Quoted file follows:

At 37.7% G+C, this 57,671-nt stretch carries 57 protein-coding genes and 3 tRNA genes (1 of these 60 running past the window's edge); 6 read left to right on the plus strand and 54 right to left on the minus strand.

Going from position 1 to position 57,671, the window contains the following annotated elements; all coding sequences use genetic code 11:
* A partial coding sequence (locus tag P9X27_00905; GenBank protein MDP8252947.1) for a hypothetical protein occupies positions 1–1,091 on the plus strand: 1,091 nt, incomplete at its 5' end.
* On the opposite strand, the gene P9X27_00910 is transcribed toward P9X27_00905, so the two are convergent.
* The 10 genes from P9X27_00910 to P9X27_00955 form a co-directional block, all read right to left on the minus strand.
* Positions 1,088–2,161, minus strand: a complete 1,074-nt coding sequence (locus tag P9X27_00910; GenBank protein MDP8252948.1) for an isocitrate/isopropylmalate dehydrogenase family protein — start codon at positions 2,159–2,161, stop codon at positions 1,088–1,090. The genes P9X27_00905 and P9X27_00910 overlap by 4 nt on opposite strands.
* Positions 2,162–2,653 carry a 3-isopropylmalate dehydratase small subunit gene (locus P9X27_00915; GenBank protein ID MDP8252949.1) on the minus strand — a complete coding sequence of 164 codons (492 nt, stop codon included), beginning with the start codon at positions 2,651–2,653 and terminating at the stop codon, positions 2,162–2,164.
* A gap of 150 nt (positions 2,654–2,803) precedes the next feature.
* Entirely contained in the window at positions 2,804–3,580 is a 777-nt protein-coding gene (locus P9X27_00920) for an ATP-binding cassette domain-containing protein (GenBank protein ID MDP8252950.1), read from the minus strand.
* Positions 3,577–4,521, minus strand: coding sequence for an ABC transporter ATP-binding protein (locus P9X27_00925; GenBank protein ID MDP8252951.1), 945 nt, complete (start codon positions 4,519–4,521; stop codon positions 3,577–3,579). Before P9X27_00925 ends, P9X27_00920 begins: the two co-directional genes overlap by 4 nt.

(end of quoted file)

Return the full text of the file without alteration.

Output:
At 37.7% G+C, this 57,671-nt stretch carries 57 protein-coding genes and 3 tRNA genes (1 of these 60 running past the window's edge); 6 read left to right on the plus strand and 54 right to left on the minus strand.

Going from position 1 to position 57,671, the window contains the following annotated elements; all coding sequences use genetic code 11:
* A partial coding sequence (locus tag P9X27_00905; GenBank protein MDP8252947.1) for a hypothetical protein occupies positions 1–1,091 on the plus strand: 1,091 nt, incomplete at its 5' end.
* On the opposite strand, the gene P9X27_00910 is transcribed toward P9X27_00905, so the two are convergent.
* The 10 genes from P9X27_00910 to P9X27_00955 form a co-directional block, all read right to left on the minus strand.
* Positions 1,088–2,161, minus strand: a complete 1,074-nt coding sequence (locus tag P9X27_00910; GenBank protein MDP8252948.1) for an isocitrate/isopropylmalate dehydrogenase family protein — start codon at positions 2,159–2,161, stop codon at positions 1,088–1,090. The genes P9X27_00905 and P9X27_00910 overlap by 4 nt on opposite strands.
* Positions 2,162–2,653 carry a 3-isopropylmalate dehydratase small subunit gene (locus P9X27_00915; GenBank protein ID MDP8252949.1) on the minus strand — a complete coding sequence of 164 codons (492 nt, stop codon included), beginning with the start codon at positions 2,651–2,653 and terminating at the stop codon, positions 2,162–2,164.
* A gap of 150 nt (positions 2,654–2,803) precedes the next feature.
* Entirely contained in the window at positions 2,804–3,580 is a 777-nt protein-coding gene (locus P9X27_00920) for an ATP-binding cassette domain-containing protein (GenBank protein ID MDP8252950.1), read from the minus strand.
* Positions 3,577–4,521, minus strand: coding sequence for an ABC transporter ATP-binding protein (locus P9X27_00925; GenBank protein ID MDP8252951.1), 945 nt, complete (start codon positions 4,519–4,521; stop codon positions 3,577–3,579). Before P9X27_00925 ends, P9X27_00920 begins: the two co-directional genes overlap by 4 nt.